1. Curb your Plastic Container Obsession – I could show you a picture of my unorganized mess of a container cabinet. My husband likes to keep the lid and container together. I like to nest all the same size containers together…… Marriage=compromise… Guess who won? The one that does most of the cooking? The answer is neither. They end up getting tossed in there to and fro with no rhyme or reason. The best way to organize this is to throw away non matching containers and lids. Also go ahead and toss anything that is stained or cracked. The best tip HGTV gave was to throw away ALL the plastic containers and opt in on glass. Great idea that not only helps the environment, but also will lessen the amount of mix and match containers and lids.
  1. Bag it Up – Hands up if you have a plastic bag full of plastic bags? Is your hand raised? Mine is, for sure. A really cool idea that I’m sure any crafty person could pull off is to re-purpose an old coffee container. Cut an x in the lid to pull the bags out of. Now the trick would be to roll the bags up together, so they only come out one at a time. If you are really crafty, you can even decorate the outside with card-stock, paper, felt, stick on letters. The possibilities are endless.

  1. Clean out the Fridge – This is one project you won’t want to put off. Discourage unappetizing fridge smells by tossing last week’s lasagna before it develops a moldy surprise. Make sure you check expiration dates on milk, juice and canned goods. You may need to adjust the temperature levels to keep lettuce from wilting too quickly. You can organize foods by type with the most frequently used items in the front. A box of baking soda can “soak” up some of those yucky smells.
  1. Maximize Cabinet Space – A great idea for space saving for stemware is to place every other one upside down. By alternating up and down you can get more in the cabinet. This is another location that nesting can be a great space saver. More frequently used items should go on the bottom shelves for easier reach. Leaving the top shelves for the special occasion items. If your shelves are adjustable make sure to change levels to make the most maximum space available for your items.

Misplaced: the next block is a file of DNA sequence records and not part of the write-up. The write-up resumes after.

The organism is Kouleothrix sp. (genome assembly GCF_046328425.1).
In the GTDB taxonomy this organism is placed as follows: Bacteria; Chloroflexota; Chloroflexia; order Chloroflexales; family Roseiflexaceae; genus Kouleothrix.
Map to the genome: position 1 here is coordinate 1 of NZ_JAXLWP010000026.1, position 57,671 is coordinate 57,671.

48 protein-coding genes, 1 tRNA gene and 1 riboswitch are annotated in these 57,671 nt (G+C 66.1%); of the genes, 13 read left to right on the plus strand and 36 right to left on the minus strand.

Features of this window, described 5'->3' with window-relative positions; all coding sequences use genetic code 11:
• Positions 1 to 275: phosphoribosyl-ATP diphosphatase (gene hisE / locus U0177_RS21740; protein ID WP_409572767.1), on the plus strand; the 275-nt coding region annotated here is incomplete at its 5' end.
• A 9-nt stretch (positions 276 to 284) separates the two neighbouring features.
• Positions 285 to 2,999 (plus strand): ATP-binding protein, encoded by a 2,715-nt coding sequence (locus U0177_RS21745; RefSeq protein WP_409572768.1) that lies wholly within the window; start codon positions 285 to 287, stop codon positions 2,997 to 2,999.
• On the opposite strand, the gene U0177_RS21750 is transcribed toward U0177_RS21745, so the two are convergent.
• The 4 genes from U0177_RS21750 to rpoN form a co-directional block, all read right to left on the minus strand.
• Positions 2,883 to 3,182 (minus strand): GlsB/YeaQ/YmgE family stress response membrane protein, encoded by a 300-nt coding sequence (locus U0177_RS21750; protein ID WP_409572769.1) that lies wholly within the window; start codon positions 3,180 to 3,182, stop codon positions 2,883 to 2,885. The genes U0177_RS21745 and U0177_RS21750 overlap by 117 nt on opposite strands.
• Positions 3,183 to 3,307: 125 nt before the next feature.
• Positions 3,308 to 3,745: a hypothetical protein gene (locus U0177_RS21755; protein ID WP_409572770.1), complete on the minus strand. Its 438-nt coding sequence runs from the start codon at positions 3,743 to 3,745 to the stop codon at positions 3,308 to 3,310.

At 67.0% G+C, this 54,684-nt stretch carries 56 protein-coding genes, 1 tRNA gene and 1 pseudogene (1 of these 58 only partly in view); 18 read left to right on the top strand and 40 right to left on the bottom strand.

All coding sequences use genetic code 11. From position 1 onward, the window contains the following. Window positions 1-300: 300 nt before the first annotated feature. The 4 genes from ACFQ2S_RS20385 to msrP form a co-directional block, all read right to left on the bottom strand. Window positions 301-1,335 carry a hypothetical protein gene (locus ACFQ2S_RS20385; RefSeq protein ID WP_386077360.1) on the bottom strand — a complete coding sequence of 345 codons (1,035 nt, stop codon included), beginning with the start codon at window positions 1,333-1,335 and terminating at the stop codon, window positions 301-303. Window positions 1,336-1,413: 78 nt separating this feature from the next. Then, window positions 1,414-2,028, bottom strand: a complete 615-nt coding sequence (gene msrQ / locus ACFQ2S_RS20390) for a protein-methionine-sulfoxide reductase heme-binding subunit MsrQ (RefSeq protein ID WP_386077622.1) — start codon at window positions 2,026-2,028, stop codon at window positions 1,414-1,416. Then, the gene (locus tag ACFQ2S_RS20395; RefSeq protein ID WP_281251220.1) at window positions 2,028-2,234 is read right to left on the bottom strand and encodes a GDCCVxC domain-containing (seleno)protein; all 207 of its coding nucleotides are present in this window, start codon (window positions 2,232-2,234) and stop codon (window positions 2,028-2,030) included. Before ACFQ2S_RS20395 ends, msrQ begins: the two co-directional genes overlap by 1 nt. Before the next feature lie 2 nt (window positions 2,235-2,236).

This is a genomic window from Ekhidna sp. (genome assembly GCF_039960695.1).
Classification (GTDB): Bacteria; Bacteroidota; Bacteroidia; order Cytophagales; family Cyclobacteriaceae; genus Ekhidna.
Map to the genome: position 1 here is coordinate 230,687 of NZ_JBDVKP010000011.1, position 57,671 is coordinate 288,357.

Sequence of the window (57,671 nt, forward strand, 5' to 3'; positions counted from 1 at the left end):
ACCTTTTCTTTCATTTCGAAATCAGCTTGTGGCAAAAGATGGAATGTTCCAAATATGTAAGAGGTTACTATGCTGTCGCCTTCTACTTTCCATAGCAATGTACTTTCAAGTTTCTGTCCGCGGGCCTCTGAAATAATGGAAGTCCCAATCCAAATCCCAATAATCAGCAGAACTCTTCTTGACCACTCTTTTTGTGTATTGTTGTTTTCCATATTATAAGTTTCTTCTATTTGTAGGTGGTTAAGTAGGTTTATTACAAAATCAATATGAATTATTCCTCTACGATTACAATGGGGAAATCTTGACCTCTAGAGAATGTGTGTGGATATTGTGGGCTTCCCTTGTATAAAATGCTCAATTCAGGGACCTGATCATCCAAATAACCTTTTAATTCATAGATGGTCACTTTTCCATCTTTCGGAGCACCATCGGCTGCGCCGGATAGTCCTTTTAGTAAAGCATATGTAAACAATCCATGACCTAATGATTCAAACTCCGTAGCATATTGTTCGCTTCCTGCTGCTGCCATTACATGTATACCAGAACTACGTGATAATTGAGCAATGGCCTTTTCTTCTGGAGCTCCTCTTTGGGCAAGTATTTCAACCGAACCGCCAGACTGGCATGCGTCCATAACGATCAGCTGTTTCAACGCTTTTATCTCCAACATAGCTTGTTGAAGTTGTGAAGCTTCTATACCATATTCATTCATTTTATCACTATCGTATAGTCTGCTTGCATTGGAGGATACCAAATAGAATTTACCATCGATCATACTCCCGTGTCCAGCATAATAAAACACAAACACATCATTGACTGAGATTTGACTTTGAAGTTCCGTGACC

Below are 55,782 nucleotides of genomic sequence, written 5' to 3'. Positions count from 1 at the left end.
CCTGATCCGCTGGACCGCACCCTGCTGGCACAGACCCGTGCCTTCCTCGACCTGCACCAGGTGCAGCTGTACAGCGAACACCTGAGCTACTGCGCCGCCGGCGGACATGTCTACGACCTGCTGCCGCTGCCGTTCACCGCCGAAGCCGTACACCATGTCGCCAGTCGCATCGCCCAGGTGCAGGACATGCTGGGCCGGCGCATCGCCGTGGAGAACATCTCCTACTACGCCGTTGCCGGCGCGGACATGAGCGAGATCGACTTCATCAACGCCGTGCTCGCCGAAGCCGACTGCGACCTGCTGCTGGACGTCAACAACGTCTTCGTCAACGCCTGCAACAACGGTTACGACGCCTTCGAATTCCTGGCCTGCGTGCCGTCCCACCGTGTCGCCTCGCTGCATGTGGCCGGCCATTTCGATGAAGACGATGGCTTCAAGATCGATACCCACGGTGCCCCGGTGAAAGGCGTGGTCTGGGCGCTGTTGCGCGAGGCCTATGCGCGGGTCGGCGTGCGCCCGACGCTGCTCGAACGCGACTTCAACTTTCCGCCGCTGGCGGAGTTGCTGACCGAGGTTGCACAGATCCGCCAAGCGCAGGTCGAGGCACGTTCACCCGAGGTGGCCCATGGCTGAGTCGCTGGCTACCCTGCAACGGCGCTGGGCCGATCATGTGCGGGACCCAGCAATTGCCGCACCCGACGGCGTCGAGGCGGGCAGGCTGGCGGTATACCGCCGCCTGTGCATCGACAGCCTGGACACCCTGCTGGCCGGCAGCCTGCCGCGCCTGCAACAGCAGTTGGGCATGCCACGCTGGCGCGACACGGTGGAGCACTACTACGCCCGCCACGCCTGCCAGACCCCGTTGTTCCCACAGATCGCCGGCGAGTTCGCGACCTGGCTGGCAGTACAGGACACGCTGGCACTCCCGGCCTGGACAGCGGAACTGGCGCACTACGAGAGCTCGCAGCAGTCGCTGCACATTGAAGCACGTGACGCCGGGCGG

1. Keep your Coffee Tidy – Stack tea bags, sweeteners and single-use coffee pods in a clear plastic tray for visibility and quick access. Hang coffee mugs nearby to keep within easy reach.
  1. Wrangle Your Utensils – Silverware is organized best if compartmentalized. An investment in a drawer organizer (also called cutlery trays) are well worth it. For serving utensils and such I love my Rotating Utensil Holder from Pampered Chef.
  1. Find Creative Solutions – Water bottles always waiver and fall when stood upright in cabinets. Storing them on their sides, as pictured, makes it easier to grab your favorite without knocking over others. .
  2. Organize by Use – Create zones for food storage containers, cleaning supplies, pots and pans, and cooking utensils. For example, devote counter space or a cabinet to baking. Stock it with cookie sheets, loaf pans, a kitchen mitt, flour, sugar and other baking necessities. If your mixer is stylish, leave it out on the counter with attachments inside the bowl; otherwise, stash it with the mixing bowls.
  1. Purge the Pantry – Take about 30 minutes to assess your storage for dry goods. Starting with the obvious – throw out anything that is expired. Next, check out the boxes and canned goods. Donate any extra foods that you won’t eat, or have too many of. Food pantries are always in need of donations. Depending on how much space you have, a lazy Susan can be a good idea to organize your spices. Extra points if you alphabetize your spices ( Extra points for me) to make them easier to find.
  1. Hook it up – Most people have an empty space above your stove. Utilize that space to hang up some of your more frequently used utensils like spoons, spatulas, or whisks.